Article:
Categories : Commerce/Financial Communication Computing Data/Information/Knowledge Energy Food Production/Needs Governance Information Filtering - Fact Checking Integrity Medicine (non-Malthusian) Teaching People - What and How Tools for Society Uncategorized

Reviewed By lobobear - Rating : 5.0
 

We finished Part Six of this series by referencing the terms mean, mode and median. What do these terms tell us statistically? To explore them, consider the following fictional set of data about the appraised value of a set of houses in a small cluster of homes.

 

Number of Houses                             Value ($K)

1                                                   1,000

2                                                     300

1                                                     200

2                                                     100

3                                                       50

1                                                       40

 

It is emphasized again that this is fictional but it serves the purpose to explore the terms.

 

To determine the mean we add up the value of the houses ($2,190K) and divide to get $219K. The median is the value of the home at the middle of the list – number five or six, both valued at $100K. And the mode is the most common value or $50K. Summarizing:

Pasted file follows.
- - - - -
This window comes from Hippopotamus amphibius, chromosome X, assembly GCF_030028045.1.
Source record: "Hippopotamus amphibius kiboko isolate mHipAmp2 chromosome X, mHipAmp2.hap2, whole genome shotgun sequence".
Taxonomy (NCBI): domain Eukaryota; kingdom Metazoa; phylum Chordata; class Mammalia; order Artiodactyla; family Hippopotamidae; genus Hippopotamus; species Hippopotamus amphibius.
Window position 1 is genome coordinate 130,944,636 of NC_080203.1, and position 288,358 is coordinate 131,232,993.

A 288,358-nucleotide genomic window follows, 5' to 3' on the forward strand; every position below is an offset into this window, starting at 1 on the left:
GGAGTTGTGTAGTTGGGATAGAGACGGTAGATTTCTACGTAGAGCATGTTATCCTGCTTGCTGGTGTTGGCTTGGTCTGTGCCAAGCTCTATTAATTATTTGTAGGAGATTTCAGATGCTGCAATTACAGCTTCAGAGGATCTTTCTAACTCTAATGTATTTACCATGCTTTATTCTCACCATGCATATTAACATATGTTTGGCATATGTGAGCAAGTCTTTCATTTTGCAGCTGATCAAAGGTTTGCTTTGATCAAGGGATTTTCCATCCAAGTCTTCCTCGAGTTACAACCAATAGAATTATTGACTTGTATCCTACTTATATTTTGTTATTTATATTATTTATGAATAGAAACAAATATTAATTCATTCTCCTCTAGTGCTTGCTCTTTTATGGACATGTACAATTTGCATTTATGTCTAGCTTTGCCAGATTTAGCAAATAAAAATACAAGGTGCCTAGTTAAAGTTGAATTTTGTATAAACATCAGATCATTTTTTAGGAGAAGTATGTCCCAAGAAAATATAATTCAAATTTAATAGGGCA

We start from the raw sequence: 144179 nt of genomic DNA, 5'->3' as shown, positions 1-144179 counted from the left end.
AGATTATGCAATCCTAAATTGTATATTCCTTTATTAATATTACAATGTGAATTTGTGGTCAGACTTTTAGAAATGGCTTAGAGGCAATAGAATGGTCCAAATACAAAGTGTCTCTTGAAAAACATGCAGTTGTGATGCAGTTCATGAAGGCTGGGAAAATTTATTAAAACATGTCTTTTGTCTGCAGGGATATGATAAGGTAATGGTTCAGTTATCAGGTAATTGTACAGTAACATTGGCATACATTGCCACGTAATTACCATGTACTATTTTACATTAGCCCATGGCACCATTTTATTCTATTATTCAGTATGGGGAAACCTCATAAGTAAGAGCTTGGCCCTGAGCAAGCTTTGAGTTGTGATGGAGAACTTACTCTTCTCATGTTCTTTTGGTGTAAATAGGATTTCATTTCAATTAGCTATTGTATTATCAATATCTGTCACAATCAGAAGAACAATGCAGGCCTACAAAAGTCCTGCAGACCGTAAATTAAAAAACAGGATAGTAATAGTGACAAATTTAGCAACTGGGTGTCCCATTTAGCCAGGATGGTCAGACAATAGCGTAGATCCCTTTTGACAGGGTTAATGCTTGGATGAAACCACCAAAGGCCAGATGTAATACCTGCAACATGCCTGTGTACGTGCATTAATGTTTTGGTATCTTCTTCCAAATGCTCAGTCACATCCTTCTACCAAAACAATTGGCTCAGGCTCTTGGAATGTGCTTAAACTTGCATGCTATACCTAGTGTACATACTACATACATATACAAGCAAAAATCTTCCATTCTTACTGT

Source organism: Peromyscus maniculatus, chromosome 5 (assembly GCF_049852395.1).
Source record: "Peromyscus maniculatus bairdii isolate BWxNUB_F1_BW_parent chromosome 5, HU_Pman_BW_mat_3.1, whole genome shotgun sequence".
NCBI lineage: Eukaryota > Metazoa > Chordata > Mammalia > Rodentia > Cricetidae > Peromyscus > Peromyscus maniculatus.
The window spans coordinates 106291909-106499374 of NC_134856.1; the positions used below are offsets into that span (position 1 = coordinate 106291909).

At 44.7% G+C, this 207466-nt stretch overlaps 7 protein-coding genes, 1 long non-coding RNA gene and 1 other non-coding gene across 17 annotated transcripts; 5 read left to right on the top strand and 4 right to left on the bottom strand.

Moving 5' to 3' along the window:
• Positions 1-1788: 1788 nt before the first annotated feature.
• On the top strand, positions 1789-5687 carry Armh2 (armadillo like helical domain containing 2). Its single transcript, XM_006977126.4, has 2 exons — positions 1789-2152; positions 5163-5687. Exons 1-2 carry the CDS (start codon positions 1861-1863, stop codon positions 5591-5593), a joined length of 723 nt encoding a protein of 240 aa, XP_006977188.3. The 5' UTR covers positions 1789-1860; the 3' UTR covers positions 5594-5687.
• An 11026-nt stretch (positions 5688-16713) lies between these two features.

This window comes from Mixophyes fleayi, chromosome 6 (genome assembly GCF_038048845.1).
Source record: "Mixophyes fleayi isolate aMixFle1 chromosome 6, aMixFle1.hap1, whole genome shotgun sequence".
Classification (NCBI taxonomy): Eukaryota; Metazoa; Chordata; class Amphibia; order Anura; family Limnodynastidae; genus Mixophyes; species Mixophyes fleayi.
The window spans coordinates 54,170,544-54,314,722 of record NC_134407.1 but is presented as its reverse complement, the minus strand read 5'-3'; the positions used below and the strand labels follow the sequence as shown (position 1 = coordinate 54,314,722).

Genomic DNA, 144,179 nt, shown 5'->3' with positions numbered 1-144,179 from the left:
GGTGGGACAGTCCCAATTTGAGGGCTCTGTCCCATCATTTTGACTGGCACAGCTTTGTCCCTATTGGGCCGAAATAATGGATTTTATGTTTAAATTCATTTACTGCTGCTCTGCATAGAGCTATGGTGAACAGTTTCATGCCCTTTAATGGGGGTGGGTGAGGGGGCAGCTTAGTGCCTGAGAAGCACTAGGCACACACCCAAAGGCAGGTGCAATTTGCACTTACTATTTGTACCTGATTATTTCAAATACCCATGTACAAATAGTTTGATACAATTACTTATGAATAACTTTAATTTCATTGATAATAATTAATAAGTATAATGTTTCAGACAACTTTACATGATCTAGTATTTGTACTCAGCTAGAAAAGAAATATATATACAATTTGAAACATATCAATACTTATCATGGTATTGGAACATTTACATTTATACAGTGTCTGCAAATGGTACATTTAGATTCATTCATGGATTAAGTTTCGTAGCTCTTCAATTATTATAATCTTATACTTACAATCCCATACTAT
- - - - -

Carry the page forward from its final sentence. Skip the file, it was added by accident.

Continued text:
Mean            $219K

Median        $100K

Mode           $  50K

 

Now consider the definition of average, quoted from Google:

“A number expressing the central or typical value of data, in particular the mode, median, or (most commonly) the mean, which is calculated by dividing the sum of the values in the set by their number.”

So the average value of houses in this cluster is either $219K, $100K, of $50K. If you are a statistician, you will reject the data above because the sample size is too small. But what if you are in real estate and want to demonstrate the “steal” price for a property in the cluster? What do you quote as the average value of a cluster house?

 

Next consider a very large population and sampling to get the distribution of intelligence, a very controversial factor called the intelligence quotient or IQ. English statistician Sir Frances Galton (1822-1922), a cousin of Charles Darwin, made the first attempt to create a standardized test for “measuring” a person’s intelligence and was a pioneer in the field of psychometrics, the measuring of knowledge, abilities, attitudes and personality traits, In 1905, Alfred Binet and colleagues published the Binet-Simon test which was revised by Lewis Ternau to become the Stanford-Binet Intelligence Scales. And in World War I, the U.S. military used “intelligence testing” in expanding the officer corps from nine thousand to 200 thousand, testing 1.75 million men in total.

 

Theoretically, if you could measure the intelligence of all human beings with a completely unbiased measuring device (test) and plotted the results, the graphic representation would look something like this:

 

 

This is a normal distribution in statistician speak of a bell curve which plots the value of every element of the population. The center value (or average) is the mean, mode, and median. In a normal distribution they are all the same and in a plot of human intelligence the value is 100.